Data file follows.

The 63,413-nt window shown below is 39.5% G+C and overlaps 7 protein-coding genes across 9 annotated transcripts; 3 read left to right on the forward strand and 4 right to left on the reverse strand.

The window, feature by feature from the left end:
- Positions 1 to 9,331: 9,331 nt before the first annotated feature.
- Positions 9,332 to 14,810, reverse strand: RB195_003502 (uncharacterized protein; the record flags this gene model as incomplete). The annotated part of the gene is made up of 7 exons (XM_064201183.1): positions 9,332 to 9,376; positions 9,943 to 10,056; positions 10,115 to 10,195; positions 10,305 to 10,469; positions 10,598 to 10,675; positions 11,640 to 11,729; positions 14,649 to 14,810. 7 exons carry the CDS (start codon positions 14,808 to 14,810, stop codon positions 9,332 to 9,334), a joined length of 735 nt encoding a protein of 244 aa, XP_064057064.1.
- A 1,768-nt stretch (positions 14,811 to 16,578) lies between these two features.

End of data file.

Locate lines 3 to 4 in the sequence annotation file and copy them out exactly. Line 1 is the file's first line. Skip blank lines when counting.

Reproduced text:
- Positions 1 to 9,331: 9,331 nt before the first annotated feature.
- Positions 9,332 to 14,810, reverse strand: RB195_003502 (uncharacterized protein; the record flags this gene model as incomplete). The annotated part of the gene is made up of 7 exons (XM_064201183.1): positions 9,332 to 9,376; positions 9,943 to 10,056; positions 10,115 to 10,195; positions 10,305 to 10,469; positions 10,598 to 10,675; positions 11,640 to 11,729; positions 14,649 to 14,810. 7 exons carry the CDS (start codon positions 14,808 to 14,810, stop codon positions 9,332 to 9,334), a joined length of 735 nt encoding a protein of 244 aa, XP_064057064.1.